Saturday, December 8, 2018

China Launches Chang'e-4 Mission to Far Side of the Moon

   At about 2:23 A.M. local time on Saturday, China launched a rocket carrying the Chang'e-4 lunar lander from Xichang Satellite Launch Centre in southern China. An unofficial live stream record near the site documented the rising of the rocket as it made its journey to the Moon.
   Chang'e-4 contains a 2,400 pound lander and 300-pound rover based mainly on the preexisting Chinese moon lander Chang'e-3 that touched down in 2013.
   This rover is set to land in the 110-mile-wide Von Kármán crater located on the far side of the moon.This crater is found in the South Pole-Aitken basin, a gigantic, 1,600-mile-wide crater near the bottom of the moon.
   Through a collaboration with entities such as Kiel University in Germany and the Swedish Institute of Space Physics, the instruments will investigate the structure of the rocks in the area to study the effects of the solar wind on the lunar surface.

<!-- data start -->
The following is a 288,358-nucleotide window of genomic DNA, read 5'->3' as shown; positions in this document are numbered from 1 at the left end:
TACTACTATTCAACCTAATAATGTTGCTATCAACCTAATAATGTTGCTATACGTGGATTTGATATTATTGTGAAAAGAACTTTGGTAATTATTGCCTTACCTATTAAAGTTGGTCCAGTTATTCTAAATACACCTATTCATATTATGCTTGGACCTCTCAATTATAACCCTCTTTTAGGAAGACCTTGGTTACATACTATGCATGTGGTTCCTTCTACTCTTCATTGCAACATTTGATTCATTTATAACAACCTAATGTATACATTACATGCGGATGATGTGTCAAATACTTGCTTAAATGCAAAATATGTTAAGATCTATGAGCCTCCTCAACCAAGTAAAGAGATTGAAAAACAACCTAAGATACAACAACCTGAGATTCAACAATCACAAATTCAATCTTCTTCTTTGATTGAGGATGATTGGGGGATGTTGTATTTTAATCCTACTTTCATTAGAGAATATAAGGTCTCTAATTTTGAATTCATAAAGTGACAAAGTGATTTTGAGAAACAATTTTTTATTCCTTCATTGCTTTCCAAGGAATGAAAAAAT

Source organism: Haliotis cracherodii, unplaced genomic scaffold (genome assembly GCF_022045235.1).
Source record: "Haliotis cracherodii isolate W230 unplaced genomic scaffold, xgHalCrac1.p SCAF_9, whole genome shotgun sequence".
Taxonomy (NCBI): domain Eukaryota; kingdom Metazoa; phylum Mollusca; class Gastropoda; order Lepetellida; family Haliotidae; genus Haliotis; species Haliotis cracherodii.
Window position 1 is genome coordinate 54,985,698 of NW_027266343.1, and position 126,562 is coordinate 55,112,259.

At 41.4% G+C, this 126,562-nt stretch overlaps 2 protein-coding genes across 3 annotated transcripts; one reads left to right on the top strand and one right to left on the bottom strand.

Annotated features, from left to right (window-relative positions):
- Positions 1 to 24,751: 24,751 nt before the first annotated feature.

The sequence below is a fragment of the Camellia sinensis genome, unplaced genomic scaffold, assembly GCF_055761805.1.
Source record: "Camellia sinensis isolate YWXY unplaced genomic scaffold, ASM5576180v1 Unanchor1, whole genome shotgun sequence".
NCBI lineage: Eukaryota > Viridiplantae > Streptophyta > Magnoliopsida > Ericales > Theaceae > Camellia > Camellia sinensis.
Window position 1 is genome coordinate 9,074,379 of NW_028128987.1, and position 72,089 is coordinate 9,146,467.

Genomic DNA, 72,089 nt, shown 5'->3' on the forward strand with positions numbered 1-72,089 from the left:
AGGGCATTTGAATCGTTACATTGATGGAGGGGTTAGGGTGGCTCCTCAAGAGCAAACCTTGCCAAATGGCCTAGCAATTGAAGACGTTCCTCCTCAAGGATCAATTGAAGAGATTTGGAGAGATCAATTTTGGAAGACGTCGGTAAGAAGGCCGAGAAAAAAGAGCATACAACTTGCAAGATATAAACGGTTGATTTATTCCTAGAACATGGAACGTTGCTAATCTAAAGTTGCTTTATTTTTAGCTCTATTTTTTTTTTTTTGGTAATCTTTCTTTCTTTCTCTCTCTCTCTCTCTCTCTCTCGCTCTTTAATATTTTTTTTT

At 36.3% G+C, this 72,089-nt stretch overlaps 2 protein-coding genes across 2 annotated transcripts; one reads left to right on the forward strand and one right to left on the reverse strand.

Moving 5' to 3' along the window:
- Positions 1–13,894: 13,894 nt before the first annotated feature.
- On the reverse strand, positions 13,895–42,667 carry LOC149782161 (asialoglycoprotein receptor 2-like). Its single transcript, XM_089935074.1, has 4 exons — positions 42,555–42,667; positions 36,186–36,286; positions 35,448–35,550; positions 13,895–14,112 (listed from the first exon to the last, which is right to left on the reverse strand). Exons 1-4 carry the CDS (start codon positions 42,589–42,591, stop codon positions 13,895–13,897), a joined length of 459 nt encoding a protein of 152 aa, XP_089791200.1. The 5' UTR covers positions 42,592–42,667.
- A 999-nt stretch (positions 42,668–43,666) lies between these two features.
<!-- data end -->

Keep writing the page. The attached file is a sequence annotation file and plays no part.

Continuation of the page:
In addition, Chang'e-4 will also make radio astronomy observations from the far side of the moon to understand the lack of effects of noise and interference which are present on Earth. This will be paired with a biological payload that will see if plants seeds are capable of germinating and silkworm eggs are able to hatch in the moon's low gravity.
   Although China's space agency has not announced a landing date, it is currently believed by some experts that the lander will touch down around the first week of January.
 
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Image Credit: Chinese Academy of Sciences

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